At night, do as the porteños (locals) do and hit the town. Dine on grass-fed beef at a parilla (barbecue) restaurant, sample the incredible grape beverages of Argentina at a lively lounge, and dance until the sun comes up at one of the city’s nightlife venues.

In addition to its steakhouses and barbecue joints, Buenos Aires has a flourishing culinary scene that offers plenty of other choices. Cheap eats in cafeterias, delectable pastries and strong espressos in coffee shops, or delicate fusion dishes based mostly on fruit and veggies – take your pick. The profusion of cafes and lounges makes this a fantastic city to sightsee in, as you can break up your day with lots of delicious stops that will leave you feeling refreshed and satiated.

Working off all that food is easy – try taking a tango class, or just joining in at a local tango club. If you're feeling more adventurous, take a polo lesson, and test your mettle at a sport that Argentineans love almost as much as football. More sedentary activities, from theatre to live music to dance performances, are available everywhere – Buenos Aires is a cosmopolitan city and its inhabitants demand sophisticated cultural fare.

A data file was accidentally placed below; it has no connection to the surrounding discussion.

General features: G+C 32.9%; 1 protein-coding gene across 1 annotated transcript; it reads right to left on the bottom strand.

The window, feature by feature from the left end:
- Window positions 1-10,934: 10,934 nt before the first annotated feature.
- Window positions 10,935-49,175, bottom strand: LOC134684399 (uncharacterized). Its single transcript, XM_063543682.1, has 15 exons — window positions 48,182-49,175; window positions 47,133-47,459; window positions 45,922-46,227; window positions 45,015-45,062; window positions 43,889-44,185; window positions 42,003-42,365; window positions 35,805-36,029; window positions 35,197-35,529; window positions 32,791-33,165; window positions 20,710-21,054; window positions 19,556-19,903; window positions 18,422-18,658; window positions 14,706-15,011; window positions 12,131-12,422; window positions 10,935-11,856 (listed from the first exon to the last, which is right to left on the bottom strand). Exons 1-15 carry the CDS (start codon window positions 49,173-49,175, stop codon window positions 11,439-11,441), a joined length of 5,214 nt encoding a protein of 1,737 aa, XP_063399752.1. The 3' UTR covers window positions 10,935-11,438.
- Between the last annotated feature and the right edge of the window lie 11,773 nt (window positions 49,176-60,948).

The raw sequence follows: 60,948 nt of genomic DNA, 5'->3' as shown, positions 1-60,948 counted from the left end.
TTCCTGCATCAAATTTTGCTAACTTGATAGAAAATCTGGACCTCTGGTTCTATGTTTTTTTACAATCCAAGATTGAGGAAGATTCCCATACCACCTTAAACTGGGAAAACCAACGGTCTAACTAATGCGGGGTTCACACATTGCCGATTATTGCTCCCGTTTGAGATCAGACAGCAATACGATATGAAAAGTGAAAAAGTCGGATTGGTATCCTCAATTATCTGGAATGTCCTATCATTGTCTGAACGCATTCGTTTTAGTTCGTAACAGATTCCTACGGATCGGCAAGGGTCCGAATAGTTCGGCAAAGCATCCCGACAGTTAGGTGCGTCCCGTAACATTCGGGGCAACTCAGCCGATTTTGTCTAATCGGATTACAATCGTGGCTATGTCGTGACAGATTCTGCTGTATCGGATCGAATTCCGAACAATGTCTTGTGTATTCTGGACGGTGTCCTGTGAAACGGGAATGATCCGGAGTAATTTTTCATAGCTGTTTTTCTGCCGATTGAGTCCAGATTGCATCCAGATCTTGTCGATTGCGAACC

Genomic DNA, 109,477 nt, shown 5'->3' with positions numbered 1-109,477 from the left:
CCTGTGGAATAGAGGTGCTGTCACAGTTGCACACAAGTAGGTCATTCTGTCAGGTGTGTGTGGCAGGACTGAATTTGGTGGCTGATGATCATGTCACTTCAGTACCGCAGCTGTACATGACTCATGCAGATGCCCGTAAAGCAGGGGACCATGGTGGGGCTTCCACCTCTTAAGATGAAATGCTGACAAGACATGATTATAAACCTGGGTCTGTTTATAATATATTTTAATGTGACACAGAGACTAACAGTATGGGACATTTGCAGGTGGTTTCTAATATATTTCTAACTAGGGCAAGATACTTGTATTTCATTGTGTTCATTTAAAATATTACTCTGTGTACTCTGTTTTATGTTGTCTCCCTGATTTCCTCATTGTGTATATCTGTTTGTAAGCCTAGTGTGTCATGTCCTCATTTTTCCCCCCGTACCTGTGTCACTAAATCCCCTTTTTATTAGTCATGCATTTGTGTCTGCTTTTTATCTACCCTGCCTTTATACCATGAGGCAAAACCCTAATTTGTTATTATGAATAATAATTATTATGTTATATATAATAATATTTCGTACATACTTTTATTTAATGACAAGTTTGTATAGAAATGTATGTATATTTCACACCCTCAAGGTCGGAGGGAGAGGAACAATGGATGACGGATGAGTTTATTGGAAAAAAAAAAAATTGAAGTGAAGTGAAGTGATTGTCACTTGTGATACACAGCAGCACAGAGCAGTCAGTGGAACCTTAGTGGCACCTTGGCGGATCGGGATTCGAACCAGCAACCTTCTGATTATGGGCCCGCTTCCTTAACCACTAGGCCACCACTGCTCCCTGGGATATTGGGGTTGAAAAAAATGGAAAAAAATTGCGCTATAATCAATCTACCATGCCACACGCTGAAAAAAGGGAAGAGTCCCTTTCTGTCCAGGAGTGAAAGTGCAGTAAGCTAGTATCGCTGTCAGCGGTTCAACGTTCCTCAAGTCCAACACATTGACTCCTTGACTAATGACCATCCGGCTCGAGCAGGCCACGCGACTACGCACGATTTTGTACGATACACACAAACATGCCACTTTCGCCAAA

But whatever you do, take time to simply wander the city’s diverse neighbourhoods, exploring the traditional, the new, and everything in between. Among them, Palermo, the trendy neighbourhood du jour, is like a city within a city, large enough to have distinct subdivisions like Palermo Viejo, Palermo Hollywood, and Palermo Soho.

Argentina’s popularity with visitors, especially since inflation has driven down costs, is escalating on an almost daily basis. Happily, this means that the range of accommodation on offer is ever increasing, and that you’re virtually guaranteed to find something in your price range. (Do book ahead of time in popular seasons, though.)

The best hotels in Buenos Aires are the small, boutique numbers with a healthy dose of character and a good amount of luxury, although the options for low-budget rooms are also plentiful, and the highest-end choices are the equivalent of anything you’d find in New York or London.

Browse the art at the Latin American Art Museum (MALBA)

This museum (known as MALBA) is home to great modern works of art by Latin American artists like Diego Rivera, Frida Kahlo, Antonio Berni and Jorge de la Vega. The temporary exhibits are always exciting and a bit out of the ordinary.

3415 Avenida Pres. Figueroa Alcorta
Palermo
1425
+54 11 4808 6500
malba.org.ar/en/

Watch a tango Show